Last weekend, Ngannou bet on himself like not many had before him. With a torn MCL and damaged ACL, “The Predator” defied doctor’s advice to withdraw and put his heavyweight gold on the line against interim champion and former teammate Ciryl Gane.
After two rounds, Ngannou was down, troubled by his injury, and unable to get close to the technical and fast “Bon Gamin.” That all changed with one third-round takedown.
After turning to his wrestling game, a facet of his development not many had considered heading into the unification showdown, the Cameroonian controlled the remainder of the contest and took home a unanimous decision verdict.
Ngannou’s Camp Dealt With A Lot Ahead Of Fight Night
An incredible amount was riding on Ngannou’s first title defense. As well as the possibility of “irreversible damage” to his knee, “The Predator” entered the PPV headliner with a bitter feud with his former coach Fernand Lopez in the limelight and his ongoing uncertain future with the UFC attracting major attention.
Ngannou and his team have long been vocal about their displeasure with the champ’s current contract, which would have expired had he been defeated by Gane; another reason the clash was so crucial for Ngannou’s negotiating position.
While many assumed the struggle to reach an arrangement was down to money, Ngannou’s manager Marquel Martin explained the two things the Cameroon native is looking for from the UFC: activity and promotion.
While most will acknowledge Martin’s endeavour to fulfil his client’s wishes in the world’s premier MMA organization as a positive, one individual clearly sees his role in the contractual dispute differently, as they displayed ahead of UFC 270 with an abusive anonymous text.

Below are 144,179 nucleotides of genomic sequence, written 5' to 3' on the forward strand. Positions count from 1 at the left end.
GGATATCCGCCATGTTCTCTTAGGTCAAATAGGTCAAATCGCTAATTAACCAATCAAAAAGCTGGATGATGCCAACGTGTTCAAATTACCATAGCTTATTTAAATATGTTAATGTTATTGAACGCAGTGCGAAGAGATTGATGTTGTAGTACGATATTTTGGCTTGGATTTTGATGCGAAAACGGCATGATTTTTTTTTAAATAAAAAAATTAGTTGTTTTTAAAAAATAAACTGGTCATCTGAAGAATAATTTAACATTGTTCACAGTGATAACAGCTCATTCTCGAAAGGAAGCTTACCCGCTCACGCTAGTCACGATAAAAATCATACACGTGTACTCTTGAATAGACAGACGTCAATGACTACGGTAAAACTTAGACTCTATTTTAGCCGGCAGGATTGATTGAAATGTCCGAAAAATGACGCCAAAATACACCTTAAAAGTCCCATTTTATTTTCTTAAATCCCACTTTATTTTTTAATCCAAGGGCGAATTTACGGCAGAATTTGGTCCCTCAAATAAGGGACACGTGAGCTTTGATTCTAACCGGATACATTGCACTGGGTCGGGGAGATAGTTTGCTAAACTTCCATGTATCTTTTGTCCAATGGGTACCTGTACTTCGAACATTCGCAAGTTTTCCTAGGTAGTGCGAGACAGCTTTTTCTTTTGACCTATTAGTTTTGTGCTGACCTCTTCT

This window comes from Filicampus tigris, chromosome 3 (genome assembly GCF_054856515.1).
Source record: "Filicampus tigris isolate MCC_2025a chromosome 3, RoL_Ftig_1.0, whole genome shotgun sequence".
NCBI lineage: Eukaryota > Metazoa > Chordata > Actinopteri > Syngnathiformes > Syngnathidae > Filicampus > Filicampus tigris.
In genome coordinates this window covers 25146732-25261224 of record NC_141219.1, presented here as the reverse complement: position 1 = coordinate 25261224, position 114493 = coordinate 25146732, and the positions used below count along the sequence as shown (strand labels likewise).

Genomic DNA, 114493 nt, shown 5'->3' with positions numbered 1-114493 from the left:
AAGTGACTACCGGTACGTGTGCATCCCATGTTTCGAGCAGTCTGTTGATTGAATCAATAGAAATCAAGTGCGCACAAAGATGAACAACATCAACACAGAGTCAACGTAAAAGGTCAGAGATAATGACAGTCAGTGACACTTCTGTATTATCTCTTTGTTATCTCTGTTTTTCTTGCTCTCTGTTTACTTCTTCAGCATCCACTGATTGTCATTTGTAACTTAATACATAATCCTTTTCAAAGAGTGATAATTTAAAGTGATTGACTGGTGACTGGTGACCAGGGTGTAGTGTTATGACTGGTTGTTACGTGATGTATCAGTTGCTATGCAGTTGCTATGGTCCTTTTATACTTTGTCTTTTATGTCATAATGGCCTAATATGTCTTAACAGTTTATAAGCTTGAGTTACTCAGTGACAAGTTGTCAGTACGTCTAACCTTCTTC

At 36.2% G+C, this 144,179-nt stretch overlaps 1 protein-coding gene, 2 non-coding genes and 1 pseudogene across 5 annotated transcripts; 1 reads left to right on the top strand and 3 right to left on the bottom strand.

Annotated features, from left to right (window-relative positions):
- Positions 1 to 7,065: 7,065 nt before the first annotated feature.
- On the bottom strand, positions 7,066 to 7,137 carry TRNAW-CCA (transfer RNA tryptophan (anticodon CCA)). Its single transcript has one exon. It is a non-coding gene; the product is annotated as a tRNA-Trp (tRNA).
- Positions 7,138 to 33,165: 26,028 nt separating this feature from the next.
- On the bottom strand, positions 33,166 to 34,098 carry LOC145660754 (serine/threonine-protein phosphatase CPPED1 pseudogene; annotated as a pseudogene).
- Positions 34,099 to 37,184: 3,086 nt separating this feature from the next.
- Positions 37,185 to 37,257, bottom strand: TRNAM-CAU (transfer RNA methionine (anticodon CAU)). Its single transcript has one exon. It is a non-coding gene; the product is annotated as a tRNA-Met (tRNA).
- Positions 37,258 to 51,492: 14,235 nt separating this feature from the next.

The rant, which included a racial slur, branded Ngannou a “dumb piece of sh*t” for listening to Martin’s advice. The expletive-ridden text, which came from a number with a Las Vegas area code, showed another side to Ngannou’s difficult lead-up to his Octagon walk.
In the caption, Martin didn’t make any accusations or infer who the text could have come from. Instead, he sent a message to others who have received racism for simply doing their jobs.
“Just a small piece of what has been going on recently. All for trying to do my job to the best of my ability. All supporting my brother Francis. All for trying to do what’s right and fair. All for believing in respect. I don’t share this for pity, I know I’m not perfect, but I share this to help show support and uplift Anyone who is or has experienced ANY type of racism, hatred, self-doubt, etc. I feel it trust me. Especially this week haha. It will be hard, it will be scary but stand strong and keep the faith.
“Also sharing because I am thankful for these experiences (trials). I have grown SO much. So thank you to my enemies, God bless you. I have grown in wisdom, I have grown in patience, I have grown in spirit and I have grown in knowing who I KNOW I am as a man…And I’m proud of myself.”
If the message was intended to play a part on Ngannou and his team’s mindset, it certainly failed. With one of the best performances of his career, through extreme adversity, “The Predator” maintained his spot on the heavyweight throne.
Is Francis Ngannou’s victory even more impressive given the factors he and his team dealt with prior to the fight?